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Assume a tau-function of the KP integrable hierarchy is fixed by the point of the Sato grassmannian (that is by a semi-infinite set of Laurant series $\varphi_k(z)=\sum_{m>0}a_{km}z^{-k+m}$). Can one restore a spectral curve that corresponds to this solution?

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This is explained in Segal-Wilson. Essentially, realize your point in the Grassmannian as as a space W of functions w(z), then look for all functions g(z) such that g(z)W is included in W. These functions form a commutative algebra, and Spec of this algebra is your spectral curve. Of course for most points of the Grassmannian the commutative algebra is just C.

But this is all beautifully explained in Segal-Wilson.

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Maarten, thank you for your ansver. I think I have to re-read Segal-Wilson. Just to be sure: assume I know the coefficients $a_{km}$ explicitely. Is there a step-by-step procedure to construct a spectral curve? –  Sasha Jan 14 '12 at 22:38
    
I am not sure what your notation means. Is \phi_k a basis for the point of the Grassmannian? In any case, for a generic point of the Grassmanian the spectral curve will be trivial. –  Maarten Bergvelt Jan 14 '12 at 22:44
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Well, look for all g such that $g\phi_k$ is a linear combination of the basis elements. You get a bunch of equations for the coefficients of g. Yes, it is an interesting exercise to see if the Kontsevich-Witten point has a spctral curve. I do not know the answer, but you would expect that the curve would be trivial, no? It would be very strange if the genus of this curve would be any finite number. I am not sure if you can get infinite genus curves in this way. –  Maarten Bergvelt Jan 15 '12 at 0:04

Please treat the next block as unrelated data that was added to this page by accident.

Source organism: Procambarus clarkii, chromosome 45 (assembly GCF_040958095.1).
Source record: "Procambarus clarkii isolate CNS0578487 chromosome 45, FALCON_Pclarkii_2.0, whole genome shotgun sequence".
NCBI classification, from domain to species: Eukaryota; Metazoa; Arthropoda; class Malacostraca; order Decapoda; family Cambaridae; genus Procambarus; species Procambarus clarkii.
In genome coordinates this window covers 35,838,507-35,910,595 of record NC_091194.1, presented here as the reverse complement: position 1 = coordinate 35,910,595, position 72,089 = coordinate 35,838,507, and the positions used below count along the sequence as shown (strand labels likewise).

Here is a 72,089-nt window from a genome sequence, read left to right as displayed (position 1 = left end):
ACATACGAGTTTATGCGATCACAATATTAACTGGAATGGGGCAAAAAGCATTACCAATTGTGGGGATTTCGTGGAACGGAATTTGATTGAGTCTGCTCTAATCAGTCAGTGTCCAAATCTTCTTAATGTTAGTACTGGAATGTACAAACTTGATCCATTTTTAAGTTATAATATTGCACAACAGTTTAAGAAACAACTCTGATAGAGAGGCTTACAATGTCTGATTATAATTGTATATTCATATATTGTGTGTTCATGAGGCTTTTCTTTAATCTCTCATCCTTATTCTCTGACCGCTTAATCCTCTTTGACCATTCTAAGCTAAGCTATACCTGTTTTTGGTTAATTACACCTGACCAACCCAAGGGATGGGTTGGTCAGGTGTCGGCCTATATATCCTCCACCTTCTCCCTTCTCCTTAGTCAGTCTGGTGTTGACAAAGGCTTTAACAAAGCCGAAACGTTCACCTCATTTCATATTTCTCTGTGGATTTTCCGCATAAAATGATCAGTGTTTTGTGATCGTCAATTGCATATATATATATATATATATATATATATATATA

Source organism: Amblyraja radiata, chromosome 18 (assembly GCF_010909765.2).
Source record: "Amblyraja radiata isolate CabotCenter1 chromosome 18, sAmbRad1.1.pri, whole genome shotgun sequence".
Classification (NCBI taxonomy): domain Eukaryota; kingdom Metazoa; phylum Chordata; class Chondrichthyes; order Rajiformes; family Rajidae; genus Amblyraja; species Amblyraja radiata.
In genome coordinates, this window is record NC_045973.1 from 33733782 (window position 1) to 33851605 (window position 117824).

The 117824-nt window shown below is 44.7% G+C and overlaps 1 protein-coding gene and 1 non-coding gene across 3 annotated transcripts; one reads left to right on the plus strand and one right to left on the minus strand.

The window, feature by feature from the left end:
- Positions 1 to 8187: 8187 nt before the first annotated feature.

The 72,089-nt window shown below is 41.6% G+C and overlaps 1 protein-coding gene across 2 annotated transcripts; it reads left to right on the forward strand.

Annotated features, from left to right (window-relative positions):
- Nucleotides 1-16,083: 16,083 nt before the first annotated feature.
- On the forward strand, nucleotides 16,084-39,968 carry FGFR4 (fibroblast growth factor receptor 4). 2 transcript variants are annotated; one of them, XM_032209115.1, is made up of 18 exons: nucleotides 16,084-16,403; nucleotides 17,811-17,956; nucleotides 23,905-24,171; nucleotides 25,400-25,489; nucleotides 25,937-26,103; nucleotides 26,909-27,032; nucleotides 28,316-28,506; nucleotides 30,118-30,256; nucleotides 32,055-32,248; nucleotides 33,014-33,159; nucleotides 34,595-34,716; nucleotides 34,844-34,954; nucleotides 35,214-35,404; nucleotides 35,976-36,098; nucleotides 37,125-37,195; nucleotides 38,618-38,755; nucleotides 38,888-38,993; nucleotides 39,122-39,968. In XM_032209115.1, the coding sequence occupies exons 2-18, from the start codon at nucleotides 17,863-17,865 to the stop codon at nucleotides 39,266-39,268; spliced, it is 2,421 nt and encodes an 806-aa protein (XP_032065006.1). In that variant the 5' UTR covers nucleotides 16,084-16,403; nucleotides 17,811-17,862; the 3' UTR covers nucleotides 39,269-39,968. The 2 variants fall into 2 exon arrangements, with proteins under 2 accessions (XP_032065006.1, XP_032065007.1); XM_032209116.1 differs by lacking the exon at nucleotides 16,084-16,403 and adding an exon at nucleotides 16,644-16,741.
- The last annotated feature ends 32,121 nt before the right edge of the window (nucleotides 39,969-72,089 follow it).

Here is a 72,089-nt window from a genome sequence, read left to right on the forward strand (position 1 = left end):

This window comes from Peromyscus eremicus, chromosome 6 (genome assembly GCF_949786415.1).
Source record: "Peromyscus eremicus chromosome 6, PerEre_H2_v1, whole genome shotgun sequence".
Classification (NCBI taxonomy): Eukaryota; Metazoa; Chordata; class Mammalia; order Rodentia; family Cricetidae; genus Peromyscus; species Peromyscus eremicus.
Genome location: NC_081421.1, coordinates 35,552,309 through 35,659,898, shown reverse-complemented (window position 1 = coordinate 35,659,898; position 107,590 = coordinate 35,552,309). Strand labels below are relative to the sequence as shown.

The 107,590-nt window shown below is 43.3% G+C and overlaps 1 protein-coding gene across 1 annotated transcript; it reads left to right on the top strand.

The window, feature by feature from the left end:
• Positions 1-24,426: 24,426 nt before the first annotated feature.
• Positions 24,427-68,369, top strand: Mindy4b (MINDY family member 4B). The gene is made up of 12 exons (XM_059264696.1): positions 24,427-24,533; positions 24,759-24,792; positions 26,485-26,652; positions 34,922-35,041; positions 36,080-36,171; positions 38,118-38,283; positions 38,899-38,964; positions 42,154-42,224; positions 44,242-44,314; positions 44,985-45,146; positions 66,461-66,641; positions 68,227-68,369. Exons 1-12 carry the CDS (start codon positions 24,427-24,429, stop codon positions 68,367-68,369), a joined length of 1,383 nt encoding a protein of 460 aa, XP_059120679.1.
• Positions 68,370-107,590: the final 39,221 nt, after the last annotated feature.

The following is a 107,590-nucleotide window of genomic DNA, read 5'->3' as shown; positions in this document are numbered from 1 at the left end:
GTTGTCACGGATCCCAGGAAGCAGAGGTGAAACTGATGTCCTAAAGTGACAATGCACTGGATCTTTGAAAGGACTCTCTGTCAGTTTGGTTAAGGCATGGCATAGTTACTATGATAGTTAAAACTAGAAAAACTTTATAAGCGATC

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@Sasha, you and David may have a different definition of what it means for a solution to be "described" by a spectral curve. Krichever's definition (explained e.g. in Segal-Wilson) is that the stabilizer of $W$ (the algebra of all $g$) is sufficiently big, for example $W$ is a rank 1 module over it. All string solutions to KdV have the minimal possible stabilizer $\mathbf{C}[z^2]$ (and so $W$ has rank 2). –  Pavel Safronov Jan 15 '12 at 16:04
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The Kontsevich-Witten tau funtion is in fact a solution of the Kortewg-de Vries hierarchy, not just of KP. This means that the corresponding point of the Grassmannian comes from an element Of the loopgroup of Sl_2, not from an element of the general linear group. Such points always have z^2 as stabilizer, so for trivial reasons we get a P^1 as spectral curve. The "honest" spectral curves for KdV are 2-fold covers of this base curve. See, as always, Segal-Wilson. –  Maarten Bergvelt Jan 16 '12 at 2:47

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